Three teenage athletes have launched a legal challenge against a US state’s policy allowing men to compete in events for women without restriction.
The girls say they have been at a disadvantage, costing them top rankings and potential scholarships.
The US religious liberty group Alliance Defending Freedom (ADF) is representing the young women.
Since the Connecticut Interscholastic Athletic Conference’s (CIAC) policy was introduced in 2017, boys have consistently outperformed girls in athletic events.
Two biological males currently hold 15 women’s state championship titles between them. In 2016 they were held by ten different girls.
ADF says the policy contravenes federal legislation protecting equal opportunities for females in sports.
Legal Counsel Christiana Holcomb said, “girls competing against boys know the outcome before the race even starts. They can’t win.”
One of the three girls, Selina Soule, 16, said the policy is “unfair to the girls who work really hard to do well”.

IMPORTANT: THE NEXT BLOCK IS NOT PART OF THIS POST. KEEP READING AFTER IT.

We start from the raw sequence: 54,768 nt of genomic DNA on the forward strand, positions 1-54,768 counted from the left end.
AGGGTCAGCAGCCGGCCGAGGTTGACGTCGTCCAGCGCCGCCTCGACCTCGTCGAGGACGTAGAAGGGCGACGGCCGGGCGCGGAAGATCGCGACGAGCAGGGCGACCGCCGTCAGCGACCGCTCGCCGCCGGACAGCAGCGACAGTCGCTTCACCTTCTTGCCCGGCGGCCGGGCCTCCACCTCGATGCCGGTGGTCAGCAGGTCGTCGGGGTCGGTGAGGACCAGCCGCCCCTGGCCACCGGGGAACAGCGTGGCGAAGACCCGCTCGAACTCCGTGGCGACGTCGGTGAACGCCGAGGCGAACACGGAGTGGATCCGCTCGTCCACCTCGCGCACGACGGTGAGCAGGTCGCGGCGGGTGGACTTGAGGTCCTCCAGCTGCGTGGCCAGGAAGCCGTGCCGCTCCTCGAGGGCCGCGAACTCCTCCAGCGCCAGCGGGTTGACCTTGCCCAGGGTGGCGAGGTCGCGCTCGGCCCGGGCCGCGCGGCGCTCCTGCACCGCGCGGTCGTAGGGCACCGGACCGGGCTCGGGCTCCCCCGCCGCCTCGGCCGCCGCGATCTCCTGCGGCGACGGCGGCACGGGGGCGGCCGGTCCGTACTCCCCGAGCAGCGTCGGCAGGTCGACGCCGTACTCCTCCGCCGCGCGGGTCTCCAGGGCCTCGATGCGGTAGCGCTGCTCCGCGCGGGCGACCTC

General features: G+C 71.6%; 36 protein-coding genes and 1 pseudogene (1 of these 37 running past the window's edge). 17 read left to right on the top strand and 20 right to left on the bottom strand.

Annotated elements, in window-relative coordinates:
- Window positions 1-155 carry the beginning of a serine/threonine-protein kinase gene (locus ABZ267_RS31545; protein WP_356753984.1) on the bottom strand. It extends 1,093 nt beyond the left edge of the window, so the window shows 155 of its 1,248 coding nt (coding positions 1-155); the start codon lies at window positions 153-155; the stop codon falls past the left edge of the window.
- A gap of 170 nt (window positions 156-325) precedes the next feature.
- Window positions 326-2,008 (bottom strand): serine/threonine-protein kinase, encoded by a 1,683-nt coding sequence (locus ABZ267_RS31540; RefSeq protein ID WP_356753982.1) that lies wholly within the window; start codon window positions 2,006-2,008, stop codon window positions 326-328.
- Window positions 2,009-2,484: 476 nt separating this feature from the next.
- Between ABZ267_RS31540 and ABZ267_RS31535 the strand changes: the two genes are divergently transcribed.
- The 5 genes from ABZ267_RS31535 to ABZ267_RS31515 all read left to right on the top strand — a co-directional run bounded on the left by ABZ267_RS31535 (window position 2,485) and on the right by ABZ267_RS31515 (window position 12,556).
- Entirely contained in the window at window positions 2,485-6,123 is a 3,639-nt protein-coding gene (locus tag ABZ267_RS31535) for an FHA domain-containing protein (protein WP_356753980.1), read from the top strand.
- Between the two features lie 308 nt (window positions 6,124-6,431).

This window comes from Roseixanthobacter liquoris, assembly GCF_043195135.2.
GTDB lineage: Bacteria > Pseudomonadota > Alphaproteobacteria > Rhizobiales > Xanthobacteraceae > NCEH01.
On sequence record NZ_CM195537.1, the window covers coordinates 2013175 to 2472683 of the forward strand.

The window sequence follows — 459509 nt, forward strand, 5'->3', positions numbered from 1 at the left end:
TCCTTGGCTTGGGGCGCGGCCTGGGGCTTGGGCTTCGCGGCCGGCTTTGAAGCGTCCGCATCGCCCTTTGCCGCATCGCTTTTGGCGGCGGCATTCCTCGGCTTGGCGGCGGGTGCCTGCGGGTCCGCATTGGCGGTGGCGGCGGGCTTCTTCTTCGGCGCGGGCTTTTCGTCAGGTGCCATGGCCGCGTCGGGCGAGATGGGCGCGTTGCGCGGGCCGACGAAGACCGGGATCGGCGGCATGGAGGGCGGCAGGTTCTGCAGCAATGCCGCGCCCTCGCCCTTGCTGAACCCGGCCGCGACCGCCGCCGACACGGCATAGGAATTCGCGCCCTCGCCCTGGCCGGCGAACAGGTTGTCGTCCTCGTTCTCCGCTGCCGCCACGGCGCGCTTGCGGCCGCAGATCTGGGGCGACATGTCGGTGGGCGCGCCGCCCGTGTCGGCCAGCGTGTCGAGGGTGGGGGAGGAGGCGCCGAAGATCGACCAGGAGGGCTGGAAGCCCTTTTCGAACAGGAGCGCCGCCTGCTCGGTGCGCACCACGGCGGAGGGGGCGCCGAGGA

In CIAC’s February 2019 State Open Championship’s 55m Preliminary race, two boys were placed first and second, preventing Selina, who would have otherwise placed sixth, from advancing to the finals.
Earlier this year, a US transgender powerlifter broke four women’s weightlifting world records.
Former athletes have slammed pro-transgender policies for their impact on women.
Former tennis star Martina Navratilova has previously stated she believes it is “unfair” for males to compete in female-only events, citing their physical advantage.
Sharron Davies, former British Olympic Swimmer, also stated “The reason we have men & women’s races are because we are biologically different”.